Why the abrupt closure of a Bay Area vet clinic was seen as ‘slap-in-the-face treatment’ for staff and pet owners

Bonnie Candell has to spoon-feed Beastie, her 12-year-old Chihuahua-terrier mix, because he has a dental infection and broken tooth. Late last week, she finally got results of an echocardiogram giving her dog clearance to get dental surgery with her vet, Montclair Veterinary Hospital in Oakland.

She was shocked to learn on Friday evening that the vet practice had shut down abruptly with no advance notice to its hundreds of clients or its 19-person staff.

“It will be a week before I can see another vet and get a refill for his antibiotics,” Candell said. “All that infection might come flooding back, and he could be in more pain and stop eating.”

Scores of other Montclair patients expressed similar concerns in interviews with The Chronicle and posts on social media, with emotions ranging from disbelief to anger as they scrambled to find care for their pets.

Bonnie Candell walks with her senior dog outside her Oakland home. She is among hundreds of pet owners left in limbo to find pet care after an abrupt closure at Montclair Veterinary Hospital.

Bronte Wittpenn/The Chronicle

“This decision was not made lightly or without consideration for our pet parent community,” said an email most Montclair clients received Friday evening, which said that the hospital was closing immediately.

Although the email was signed by “The Team at Montclair Veterinary Hospital,” staffers said they had no idea this was coming.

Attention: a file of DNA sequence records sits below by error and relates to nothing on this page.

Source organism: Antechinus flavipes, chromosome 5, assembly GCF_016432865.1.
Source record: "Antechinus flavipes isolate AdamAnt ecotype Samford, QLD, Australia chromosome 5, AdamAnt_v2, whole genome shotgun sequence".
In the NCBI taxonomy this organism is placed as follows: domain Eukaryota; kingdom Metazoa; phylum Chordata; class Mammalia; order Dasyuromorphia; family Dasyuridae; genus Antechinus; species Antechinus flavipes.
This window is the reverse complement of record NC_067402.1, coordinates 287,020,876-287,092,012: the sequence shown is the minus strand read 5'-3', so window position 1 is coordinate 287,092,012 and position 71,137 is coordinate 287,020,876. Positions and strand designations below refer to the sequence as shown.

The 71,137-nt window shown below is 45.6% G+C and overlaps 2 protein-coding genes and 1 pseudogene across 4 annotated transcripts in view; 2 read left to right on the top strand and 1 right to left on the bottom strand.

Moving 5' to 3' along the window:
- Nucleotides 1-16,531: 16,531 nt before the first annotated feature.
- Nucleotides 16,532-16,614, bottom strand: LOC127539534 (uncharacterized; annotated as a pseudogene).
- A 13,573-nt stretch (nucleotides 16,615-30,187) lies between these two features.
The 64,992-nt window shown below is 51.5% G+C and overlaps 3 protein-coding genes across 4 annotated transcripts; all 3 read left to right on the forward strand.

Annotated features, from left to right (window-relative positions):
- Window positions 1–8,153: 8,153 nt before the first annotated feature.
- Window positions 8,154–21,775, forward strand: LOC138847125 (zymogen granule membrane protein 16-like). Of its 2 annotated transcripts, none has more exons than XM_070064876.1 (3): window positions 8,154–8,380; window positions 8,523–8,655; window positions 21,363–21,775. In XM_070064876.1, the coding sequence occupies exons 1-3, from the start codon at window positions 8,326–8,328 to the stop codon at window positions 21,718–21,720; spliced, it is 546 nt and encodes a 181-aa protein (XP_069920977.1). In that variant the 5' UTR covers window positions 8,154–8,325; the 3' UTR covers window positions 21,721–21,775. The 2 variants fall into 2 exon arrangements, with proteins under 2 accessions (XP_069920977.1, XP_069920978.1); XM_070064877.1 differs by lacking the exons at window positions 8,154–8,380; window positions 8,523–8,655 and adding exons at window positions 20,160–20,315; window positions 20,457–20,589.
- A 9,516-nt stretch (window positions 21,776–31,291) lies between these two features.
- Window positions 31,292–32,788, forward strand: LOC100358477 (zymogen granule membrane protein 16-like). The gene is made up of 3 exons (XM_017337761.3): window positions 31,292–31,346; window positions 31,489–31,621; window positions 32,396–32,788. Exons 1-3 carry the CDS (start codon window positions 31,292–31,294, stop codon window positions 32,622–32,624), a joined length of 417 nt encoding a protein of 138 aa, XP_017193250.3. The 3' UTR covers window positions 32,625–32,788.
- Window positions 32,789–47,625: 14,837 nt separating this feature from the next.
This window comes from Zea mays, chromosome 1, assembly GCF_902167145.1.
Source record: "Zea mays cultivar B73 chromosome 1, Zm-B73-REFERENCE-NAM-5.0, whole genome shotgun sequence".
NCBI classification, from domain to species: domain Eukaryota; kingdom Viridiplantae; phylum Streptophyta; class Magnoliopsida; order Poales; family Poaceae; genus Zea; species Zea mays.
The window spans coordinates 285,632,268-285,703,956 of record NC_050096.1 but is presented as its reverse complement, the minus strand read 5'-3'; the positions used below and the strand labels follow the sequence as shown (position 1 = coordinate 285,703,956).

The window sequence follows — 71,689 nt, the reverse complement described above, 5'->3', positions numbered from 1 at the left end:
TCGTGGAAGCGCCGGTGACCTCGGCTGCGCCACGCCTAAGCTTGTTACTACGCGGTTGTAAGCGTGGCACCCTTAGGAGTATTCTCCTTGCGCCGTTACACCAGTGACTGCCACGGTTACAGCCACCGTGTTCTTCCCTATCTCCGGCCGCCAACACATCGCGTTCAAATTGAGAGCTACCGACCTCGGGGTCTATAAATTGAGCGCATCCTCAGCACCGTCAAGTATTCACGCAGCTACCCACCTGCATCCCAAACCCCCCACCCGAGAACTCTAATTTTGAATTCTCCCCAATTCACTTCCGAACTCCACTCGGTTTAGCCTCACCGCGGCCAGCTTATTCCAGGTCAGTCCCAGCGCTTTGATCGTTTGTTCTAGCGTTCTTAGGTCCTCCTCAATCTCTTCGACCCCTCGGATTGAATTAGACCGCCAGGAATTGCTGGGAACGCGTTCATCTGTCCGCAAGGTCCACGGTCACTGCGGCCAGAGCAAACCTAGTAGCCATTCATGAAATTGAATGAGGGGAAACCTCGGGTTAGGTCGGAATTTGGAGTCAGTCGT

“We were all completely blindsided and flabbergasted,” said Dr. Rachel Moulton, Montclair’s medical director. “I’m devastated for my clients. So many lives got upended by this: the staff, the clients, the animals.”

Montclair was closed by its owner, Thrive Pet Healthcare, a Texas company with about 340 vet practices nationwide that bought the Oakland clinic four years ago.

“Continuing to operate the practice was no longer sustainable,” it said in a statement, adding that Montclair had experienced staff shortages like the rest of the industry.

Most vets used to be locally owned, but corporate consolidation has ramped up to the point where between 25% and 30% of US veterinary clinics are owned by big companies, said Karen Felsted, a veterinarian and CPA whose Texas company PantheraT consults for vet practices .

Vet visits and pet ownership both increased during the pandemic, making vet practices even more attractive for corporate acquisitions. Pet owners spent a record $123.6 billion last year with vet care and medical products accounting for $34.3 billion of that, according to the American Pet Product Association.

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